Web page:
While on a journey through time and space, Beatrice of Portugal, Duchess of Savoy and former owner of the castle, makes a brief stop at Chillon for an interview… Her Highness gives us her prince(ss)ly perspective on the role of an aristocrat in the late Middle Ages, along with some juicy anecdotes…
Answers gathered by Lise Leyvraz Dorier
/ Translation Amy Reid
1504 Born in Lisbon
1521 Marriage to Charles II of Savoy
1522-1537 Gives birth to 10 children, one of whom (a son) lives to adulthood
1536 Bernese invasion of the Pays de Vaud and seizing of Chillon, liberation of François Bonivard, incarcerated by Charles II
1538 Death in Nice
Your Highness, as the daughter of King Manuel I of Portugal and Queen Maria of Aragon and Castile – and with Valentine’s Day just gone – could you please give us a glimpse into your life as a princess and a wife? How did your marriage to Charles II of Savoy play out?
When it comes to the marriage market, as you know, one must always look for the greatest strategic alliance and it is best to have a strong lineage. That’s all any good parent could wish for for their children, even their youngest. After all the usual negotiations – which took five years – my father, the king, first arranged for my marriage by proxy. Soon after, I left Portugal aged 17 for Nice, escorted by a grandiose fleet. The journey took 49 days. The marriage festivities took place over a whole week. The procession before the religious ceremony was magnificent and we threw sumptuous banquets.
So, were you a ‘match’ when you first met?
Ah yes, as you say, we were a ‘match’ for many reasons. We became a team. There were no tournaments of knights in shining armour, ready to win the heart of the princess, like in certain books… rather, there was financial jousting. Initially, we had planned for a dowry of 300,000 ducats, but then we saved 50% on the Portuguese side; in the end, they brought my magnificent trousseau of dresses, jewellery and even a clock, worth a grand total of 150,000. What a steal for the duke! I shouldn’t say, but he was rather penniless… and he had married the daughter of a king, no less!
Anyway, the duke came to find me on board the caravel when the last few administrative details were yet to be finalised. My father, however, had specifically told me not to get off the ship before the final negotiations had been concluded. Imagine my surprise when my husband appeared, I laid eyes on him for the first time, and he even gave me a kiss…! You see what happens when French-Burgundian etiquette meets that of the Iberian world…
I am, after all, daughter of the king and queen, and granddaughter of the Catholic Kings!
However, despite this affront, my excellent education prevailed and l told my husband that I would do as my lord commanded.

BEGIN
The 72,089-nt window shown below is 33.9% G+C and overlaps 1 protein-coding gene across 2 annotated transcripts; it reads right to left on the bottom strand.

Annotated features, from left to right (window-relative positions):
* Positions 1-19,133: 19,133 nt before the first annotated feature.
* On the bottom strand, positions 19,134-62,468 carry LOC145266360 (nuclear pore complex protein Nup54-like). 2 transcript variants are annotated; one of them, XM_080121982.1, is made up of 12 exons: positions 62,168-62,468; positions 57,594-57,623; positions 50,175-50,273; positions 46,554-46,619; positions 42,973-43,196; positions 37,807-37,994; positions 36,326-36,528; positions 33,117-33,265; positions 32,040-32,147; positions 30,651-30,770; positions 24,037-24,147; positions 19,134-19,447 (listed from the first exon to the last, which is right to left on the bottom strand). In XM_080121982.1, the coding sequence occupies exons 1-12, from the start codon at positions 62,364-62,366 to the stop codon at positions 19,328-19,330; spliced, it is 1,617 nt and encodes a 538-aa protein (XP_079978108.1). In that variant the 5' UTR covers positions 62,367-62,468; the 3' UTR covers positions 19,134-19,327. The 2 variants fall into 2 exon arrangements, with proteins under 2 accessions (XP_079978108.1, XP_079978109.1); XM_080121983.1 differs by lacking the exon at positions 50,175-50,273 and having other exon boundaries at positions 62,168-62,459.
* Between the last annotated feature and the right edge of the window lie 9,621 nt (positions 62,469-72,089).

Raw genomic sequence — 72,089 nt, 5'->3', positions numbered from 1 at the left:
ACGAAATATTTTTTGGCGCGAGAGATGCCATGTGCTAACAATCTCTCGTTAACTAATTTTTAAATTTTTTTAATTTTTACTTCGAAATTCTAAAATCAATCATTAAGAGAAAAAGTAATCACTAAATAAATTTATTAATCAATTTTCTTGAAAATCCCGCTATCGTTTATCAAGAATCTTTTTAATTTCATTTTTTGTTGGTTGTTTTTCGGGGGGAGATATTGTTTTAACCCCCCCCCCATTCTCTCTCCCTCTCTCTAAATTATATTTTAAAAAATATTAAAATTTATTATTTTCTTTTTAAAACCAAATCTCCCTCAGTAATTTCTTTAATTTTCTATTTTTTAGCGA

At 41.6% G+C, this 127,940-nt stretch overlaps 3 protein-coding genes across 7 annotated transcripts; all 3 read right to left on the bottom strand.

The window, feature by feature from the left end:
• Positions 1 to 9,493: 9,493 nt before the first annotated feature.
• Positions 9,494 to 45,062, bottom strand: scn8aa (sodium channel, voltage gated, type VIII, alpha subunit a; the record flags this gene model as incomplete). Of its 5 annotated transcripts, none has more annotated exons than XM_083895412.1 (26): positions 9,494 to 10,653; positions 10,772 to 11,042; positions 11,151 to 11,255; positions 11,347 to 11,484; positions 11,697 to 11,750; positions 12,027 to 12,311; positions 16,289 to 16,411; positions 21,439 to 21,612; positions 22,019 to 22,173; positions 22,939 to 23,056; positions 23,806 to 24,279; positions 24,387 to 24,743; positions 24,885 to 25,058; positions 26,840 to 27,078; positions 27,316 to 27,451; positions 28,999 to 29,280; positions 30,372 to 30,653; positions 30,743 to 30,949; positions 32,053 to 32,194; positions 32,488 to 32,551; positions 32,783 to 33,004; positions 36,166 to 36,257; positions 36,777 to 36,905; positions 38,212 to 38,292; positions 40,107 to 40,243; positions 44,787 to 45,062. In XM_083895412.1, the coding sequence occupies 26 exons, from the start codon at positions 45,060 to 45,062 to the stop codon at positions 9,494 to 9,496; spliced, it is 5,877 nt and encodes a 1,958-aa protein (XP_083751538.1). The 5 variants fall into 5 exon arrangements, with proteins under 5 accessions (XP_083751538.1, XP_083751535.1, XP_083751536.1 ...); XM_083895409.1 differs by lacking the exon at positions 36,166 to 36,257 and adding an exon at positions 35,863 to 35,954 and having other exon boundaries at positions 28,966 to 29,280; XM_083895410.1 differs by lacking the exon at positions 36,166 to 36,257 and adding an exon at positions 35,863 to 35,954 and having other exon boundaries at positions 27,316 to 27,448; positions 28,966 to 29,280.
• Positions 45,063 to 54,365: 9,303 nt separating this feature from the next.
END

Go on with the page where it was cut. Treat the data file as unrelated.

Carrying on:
Did you ever clash?
What language you use these days… Yes, I will admit that there was a misunderstanding upon my arrival in Savoy. After the wedding, Charles wanted to send back my Portuguese entourage and even my ladies-in-waiting. Inês, my wet nurse who later became my chamber maid, and who had always been by my side, was not spared. Thankfully, I managed to get the archbishop on my side. But I had to bring myself to the brink of tears to convince the duke to abandon his plan even partially. I also suggested that he could post his own noblemen in the Queen’s House… Financial matters are always a source of tension within a relationship. My suite consisted of just 50 people and the duke’s 180… tut-tut! But let it be known that, in my household, the women were just as well paid as the men!
What role did you play in the Court of Savoy?
My role was to give birth, primarily to male heirs. I had to be with child permanently to assure the duke’s lineage. I gave birth to ten children, but the Lord called them all back to be with him, apart from one son – Emmanuel Philibert – who, by some miracle, reached adulthood. I also played a political and diplomatic role, interceding alongside my brother-in-law, the Holy Roman Emperor Charles V, who had married my sister Isabella. I had to protect the duchy of Savoy. I also wrote to my brother John III for financial support. I had a humanistic education – thanks to my mother – so my reading and Latin helped me in several situations with men of the Church and otherwise. I learnt that there were always at least two points of view, and that one must compromise as best one can. It’s like when I had my portrait made… My husband and the artist reminded me not to smile so much, with my mouth open, lest I look like a vulgar woman… That’s why I smiled anyway, gritting my teeth.
Interview primarily based on the French scientific paper :Vies de princesses ? Les femmes de la Maison de Savoie (XIIIe-XVIe siècle).